And that, I hope, I believe, is where people like us count.
Addendum: I have excerpted a few lines from my short story of New York: “Brooklyn Bridge-Arch Number Six” about a Hispanic muralist and Americanism.
“I’m painting the history, past, present—and future—of the city,” he (the Hispanic immigrant, painting his mural on arch number six.) whispered.
From clouds and nocturnal mists of memory emerged outlines of arriving ships—they were the Anglo-Saxons and the Dutch. Ghostly silhouettes of Indians with their indistinct faces painted white looked toward the sea. Out of ocean mists then came waves of blacks, with round faces and frightened eyes. New houses crept up the island of Manahatta like waves of the sea. Blue and gray uniforms and cannons and flags and luxurious mansions rose from the ground. Layer after layer—boatloads of dark foreigners with cardboard suitcases and packed ships departing with soldiers, railroads like spokes of a wheel and subway tracks in tunnels, parks with mansions on one side, slums on the other, dandies and rag pickers. The colors were speaking, crying and screaming, brilliant under powerful searchlights from above, the colors of the skins, white, yellow, red, brown, black. Palaces, cinemas and vaudeville halls, beer parlors, art galleries, train stations and stadiums, ships on white rivers turning black, smoke and steam, pale women and silent girls seated in long lines of old urban factories. In the night his story was exploding onto the walls of Arch No. 6. The banks, the Stock Exchange façade shrouded in ticker tape and bands of strikers whose ranks are gradually transformed into homeless sleeping in doorways, in parks, in subway stations. And in the lower right corner ranks of policemen in blue face to face with legions of the city’s homeless.)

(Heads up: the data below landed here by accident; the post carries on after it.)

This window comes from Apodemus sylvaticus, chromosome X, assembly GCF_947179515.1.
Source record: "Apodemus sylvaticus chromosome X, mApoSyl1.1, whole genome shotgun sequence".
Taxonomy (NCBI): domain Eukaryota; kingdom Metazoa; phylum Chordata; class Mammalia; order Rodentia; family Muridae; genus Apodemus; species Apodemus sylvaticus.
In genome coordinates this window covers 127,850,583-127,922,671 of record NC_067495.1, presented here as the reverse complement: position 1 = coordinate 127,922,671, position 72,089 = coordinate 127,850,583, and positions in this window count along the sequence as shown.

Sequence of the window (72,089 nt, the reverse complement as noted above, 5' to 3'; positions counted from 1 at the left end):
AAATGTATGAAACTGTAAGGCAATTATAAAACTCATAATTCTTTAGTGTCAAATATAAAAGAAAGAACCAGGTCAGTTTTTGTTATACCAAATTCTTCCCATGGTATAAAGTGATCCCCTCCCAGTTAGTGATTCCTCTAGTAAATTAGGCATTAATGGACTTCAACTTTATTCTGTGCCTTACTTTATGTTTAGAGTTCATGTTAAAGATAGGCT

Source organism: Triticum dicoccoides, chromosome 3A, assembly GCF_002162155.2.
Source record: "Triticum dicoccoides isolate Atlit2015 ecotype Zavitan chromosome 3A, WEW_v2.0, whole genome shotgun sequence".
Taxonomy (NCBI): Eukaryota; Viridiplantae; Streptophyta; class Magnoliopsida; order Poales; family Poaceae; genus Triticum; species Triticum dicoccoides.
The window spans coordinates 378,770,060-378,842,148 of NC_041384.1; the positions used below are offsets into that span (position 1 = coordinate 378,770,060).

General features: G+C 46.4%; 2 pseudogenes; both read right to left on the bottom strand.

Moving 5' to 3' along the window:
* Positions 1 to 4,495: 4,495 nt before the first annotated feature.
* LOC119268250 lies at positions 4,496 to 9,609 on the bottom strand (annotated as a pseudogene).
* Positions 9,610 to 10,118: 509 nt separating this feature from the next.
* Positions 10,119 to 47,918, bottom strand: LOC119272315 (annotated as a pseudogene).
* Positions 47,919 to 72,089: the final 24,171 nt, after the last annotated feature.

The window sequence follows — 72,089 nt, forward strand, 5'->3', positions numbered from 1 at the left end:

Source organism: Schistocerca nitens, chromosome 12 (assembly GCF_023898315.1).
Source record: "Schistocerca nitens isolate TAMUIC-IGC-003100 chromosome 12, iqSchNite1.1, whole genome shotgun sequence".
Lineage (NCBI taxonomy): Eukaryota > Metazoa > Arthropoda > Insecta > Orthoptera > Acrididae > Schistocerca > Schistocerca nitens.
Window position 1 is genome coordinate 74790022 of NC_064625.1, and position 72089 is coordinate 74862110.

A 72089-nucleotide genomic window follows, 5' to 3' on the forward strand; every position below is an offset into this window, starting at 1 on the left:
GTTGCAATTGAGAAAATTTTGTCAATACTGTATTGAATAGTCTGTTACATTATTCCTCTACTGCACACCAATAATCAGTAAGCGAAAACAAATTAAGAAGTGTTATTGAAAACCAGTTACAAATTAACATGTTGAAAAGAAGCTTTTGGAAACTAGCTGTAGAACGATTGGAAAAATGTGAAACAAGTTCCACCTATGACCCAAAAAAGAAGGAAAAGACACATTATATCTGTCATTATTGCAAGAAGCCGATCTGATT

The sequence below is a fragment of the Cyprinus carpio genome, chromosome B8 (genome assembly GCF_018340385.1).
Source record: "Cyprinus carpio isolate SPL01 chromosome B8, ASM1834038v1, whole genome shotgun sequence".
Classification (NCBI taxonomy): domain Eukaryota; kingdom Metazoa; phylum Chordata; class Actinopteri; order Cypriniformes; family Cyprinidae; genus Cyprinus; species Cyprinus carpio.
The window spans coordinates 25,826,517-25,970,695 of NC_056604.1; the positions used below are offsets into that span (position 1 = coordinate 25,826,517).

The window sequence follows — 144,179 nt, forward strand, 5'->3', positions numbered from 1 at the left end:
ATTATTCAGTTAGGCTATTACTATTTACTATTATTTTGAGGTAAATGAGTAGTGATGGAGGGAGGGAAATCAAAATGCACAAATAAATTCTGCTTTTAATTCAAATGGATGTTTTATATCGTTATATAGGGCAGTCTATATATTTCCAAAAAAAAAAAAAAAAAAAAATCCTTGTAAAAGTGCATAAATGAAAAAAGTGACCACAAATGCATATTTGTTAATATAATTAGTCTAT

Gaither Stewart, Senior Contributing Editor for Cyrano’s Journal/tantmieux, is a novelist and journalist based in Italy. A longtime student of Russian culture he maintains particular interest in developments affecting Russia. His essays and dispatches are read widely on many leading Internet venues. His collections of fiction, Icy Current Compulsive Course, To Be A Stranger and Once In Berlin are published by Wind River Press. (www.windriverpress.com ). His recent novel, Asheville, is published by Wastelandrunes, (www.wastelandrunes.com).